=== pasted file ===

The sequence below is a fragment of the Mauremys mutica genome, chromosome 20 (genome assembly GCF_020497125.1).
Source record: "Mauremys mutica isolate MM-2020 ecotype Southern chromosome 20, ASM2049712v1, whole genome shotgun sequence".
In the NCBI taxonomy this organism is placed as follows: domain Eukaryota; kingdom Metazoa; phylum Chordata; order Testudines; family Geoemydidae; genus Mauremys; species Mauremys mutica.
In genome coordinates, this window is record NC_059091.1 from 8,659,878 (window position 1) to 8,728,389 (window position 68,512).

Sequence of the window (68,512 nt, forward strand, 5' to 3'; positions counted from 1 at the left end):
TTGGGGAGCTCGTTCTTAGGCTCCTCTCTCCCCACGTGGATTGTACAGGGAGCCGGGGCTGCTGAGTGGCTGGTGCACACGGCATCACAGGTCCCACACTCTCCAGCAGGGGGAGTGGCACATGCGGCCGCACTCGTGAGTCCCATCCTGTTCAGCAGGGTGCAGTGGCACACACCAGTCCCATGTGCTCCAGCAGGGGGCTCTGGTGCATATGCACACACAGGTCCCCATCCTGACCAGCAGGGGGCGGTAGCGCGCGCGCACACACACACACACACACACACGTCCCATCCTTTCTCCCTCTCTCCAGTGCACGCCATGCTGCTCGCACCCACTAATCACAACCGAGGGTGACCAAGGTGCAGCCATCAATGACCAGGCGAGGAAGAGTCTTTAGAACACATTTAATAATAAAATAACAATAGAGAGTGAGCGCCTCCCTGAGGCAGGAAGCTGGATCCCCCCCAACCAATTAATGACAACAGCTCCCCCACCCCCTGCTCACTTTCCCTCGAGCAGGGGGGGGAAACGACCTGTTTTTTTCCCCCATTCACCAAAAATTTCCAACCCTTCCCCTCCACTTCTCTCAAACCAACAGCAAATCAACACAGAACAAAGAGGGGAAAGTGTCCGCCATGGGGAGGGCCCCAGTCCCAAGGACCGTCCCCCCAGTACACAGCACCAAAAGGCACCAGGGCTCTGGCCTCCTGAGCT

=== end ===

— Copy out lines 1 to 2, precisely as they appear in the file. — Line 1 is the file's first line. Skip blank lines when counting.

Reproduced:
The sequence below is a fragment of the Mauremys mutica genome, chromosome 20 (genome assembly GCF_020497125.1).
Source record: "Mauremys mutica isolate MM-2020 ecotype Southern chromosome 20, ASM2049712v1, whole genome shotgun sequence".